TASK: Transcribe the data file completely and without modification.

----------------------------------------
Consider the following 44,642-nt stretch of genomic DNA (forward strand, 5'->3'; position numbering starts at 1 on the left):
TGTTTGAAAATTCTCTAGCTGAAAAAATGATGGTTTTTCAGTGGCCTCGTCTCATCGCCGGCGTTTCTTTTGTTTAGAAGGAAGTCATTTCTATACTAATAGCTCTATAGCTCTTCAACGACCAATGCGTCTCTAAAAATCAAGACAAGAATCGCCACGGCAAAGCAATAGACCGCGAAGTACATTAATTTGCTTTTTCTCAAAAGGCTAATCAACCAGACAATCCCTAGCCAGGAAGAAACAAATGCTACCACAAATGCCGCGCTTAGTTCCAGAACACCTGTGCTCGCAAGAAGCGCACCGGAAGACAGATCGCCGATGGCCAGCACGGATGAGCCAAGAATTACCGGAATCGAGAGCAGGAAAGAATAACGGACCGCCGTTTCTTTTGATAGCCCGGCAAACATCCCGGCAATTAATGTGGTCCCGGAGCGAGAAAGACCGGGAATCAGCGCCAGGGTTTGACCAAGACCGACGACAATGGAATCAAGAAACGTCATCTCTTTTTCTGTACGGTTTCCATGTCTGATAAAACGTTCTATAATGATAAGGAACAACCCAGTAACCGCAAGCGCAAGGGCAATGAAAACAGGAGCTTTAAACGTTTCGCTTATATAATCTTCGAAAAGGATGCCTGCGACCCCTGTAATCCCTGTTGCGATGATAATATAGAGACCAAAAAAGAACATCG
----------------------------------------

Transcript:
Consider the following 44,642-nt stretch of genomic DNA (forward strand, 5'->3'; position numbering starts at 1 on the left):
TGTTTGAAAATTCTCTAGCTGAAAAAATGATGGTTTTTCAGTGGCCTCGTCTCATCGCCGGCGTTTCTTTTGTTTAGAAGGAAGTCATTTCTATACTAATAGCTCTATAGCTCTTCAACGACCAATGCGTCTCTAAAAATCAAGACAAGAATCGCCACGGCAAAGCAATAGACCGCGAAGTACATTAATTTGCTTTTTCTCAAAAGGCTAATCAACCAGACAATCCCTAGCCAGGAAGAAACAAATGCTACCACAAATGCCGCGCTTAGTTCCAGAACACCTGTGCTCGCAAGAAGCGCACCGGAAGACAGATCGCCGATGGCCAGCACGGATGAGCCAAGAATTACCGGAATCGAGAGCAGGAAAGAATAACGGACCGCCGTTTCTTTTGATAGCCCGGCAAACATCCCGGCAATTAATGTGGTCCCGGAGCGAGAAAGACCGGGAATCAGCGCCAGGGTTTGACCAAGACCGACGACAATGGAATCAAGAAACGTCATCTCTTTTTCTGTACGGTTTCCATGTCTGATAAAACGTTCTATAATGATAAGGAACAACCCAGTAACCGCAAGCGCAAGGGCAATGAAAACAGGAGCTTTAAACGTTTCGCTTATATAATCTTCGAAAAGGATGCCTGCGACCCCTGTAATCCCTGTTGCGATGATAATATAGAGACCAAAAAAGAACATCG